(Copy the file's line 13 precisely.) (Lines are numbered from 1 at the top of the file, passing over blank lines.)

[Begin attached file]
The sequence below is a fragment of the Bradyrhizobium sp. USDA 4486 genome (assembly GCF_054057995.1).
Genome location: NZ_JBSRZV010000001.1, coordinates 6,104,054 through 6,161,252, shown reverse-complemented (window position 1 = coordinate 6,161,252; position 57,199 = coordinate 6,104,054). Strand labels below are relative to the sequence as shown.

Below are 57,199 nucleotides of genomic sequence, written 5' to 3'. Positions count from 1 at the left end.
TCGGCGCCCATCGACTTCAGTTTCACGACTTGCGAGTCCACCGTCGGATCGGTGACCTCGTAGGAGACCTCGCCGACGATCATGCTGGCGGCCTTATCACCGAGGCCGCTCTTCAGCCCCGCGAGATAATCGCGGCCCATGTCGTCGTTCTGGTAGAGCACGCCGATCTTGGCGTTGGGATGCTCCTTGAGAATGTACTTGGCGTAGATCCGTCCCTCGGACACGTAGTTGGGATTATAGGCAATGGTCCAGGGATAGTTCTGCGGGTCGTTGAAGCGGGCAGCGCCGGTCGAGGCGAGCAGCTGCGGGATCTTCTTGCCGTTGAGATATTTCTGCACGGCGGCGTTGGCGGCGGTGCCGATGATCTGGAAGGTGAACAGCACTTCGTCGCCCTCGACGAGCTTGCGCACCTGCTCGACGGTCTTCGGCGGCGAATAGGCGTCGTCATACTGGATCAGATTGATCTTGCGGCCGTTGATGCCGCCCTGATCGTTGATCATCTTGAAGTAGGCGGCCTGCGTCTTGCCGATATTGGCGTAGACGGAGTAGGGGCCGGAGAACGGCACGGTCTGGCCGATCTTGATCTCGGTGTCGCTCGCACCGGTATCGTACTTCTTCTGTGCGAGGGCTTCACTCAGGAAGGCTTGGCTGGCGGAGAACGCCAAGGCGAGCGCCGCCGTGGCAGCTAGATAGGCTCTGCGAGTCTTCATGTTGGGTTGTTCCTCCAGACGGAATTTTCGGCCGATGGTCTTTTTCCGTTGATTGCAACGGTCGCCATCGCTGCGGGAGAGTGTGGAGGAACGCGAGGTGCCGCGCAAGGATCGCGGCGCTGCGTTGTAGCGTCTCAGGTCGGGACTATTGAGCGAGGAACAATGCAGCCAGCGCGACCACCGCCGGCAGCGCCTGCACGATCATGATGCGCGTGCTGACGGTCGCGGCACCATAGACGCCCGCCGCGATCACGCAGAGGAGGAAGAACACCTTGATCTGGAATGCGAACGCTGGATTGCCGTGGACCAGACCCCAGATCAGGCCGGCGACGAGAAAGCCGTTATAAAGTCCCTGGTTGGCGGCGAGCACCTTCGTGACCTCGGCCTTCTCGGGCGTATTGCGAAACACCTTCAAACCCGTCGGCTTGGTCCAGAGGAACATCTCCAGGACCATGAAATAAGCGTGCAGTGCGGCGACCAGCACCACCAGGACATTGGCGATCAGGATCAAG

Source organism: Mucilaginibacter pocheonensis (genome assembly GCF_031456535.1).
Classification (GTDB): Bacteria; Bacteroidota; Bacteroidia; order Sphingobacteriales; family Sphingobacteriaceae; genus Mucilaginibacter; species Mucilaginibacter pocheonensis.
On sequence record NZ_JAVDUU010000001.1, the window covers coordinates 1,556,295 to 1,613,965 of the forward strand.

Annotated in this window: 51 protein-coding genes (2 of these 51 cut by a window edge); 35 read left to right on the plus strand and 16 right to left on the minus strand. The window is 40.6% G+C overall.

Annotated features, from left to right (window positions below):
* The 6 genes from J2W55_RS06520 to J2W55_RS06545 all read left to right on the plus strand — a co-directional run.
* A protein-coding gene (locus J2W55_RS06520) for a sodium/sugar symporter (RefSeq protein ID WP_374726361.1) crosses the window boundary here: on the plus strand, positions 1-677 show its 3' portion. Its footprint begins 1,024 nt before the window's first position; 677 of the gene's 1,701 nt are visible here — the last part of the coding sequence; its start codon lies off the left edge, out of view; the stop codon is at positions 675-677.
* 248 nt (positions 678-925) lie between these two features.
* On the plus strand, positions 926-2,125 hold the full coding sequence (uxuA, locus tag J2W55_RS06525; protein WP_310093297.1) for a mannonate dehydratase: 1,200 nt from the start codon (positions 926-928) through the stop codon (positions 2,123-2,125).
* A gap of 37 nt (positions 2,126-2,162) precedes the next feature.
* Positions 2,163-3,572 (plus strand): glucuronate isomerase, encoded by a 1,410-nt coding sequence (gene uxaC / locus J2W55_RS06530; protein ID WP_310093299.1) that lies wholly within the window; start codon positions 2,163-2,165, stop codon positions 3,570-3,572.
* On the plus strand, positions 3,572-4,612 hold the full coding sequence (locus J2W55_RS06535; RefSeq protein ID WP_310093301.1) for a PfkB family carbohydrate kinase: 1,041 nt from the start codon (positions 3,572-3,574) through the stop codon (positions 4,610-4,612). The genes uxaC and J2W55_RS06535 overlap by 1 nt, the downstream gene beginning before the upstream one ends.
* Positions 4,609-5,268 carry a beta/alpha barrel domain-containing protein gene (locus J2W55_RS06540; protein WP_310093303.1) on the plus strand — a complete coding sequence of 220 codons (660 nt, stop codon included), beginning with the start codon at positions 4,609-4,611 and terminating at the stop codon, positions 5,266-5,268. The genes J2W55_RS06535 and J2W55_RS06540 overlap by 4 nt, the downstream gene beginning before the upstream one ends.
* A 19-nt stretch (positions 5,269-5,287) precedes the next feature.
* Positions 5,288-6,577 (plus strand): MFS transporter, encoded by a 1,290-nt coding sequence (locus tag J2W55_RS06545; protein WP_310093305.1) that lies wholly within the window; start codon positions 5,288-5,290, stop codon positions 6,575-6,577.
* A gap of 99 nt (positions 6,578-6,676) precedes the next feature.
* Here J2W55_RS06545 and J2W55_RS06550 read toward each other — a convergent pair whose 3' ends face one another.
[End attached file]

* On the plus strand, positions 926-2,125 hold the full coding sequence (uxuA, locus tag J2W55_RS06525; protein WP_310093297.1) for a mannonate dehydratase: 1,200 nt from the start codon (positions 926-928) through the stop codon (positions 2,123-2,125).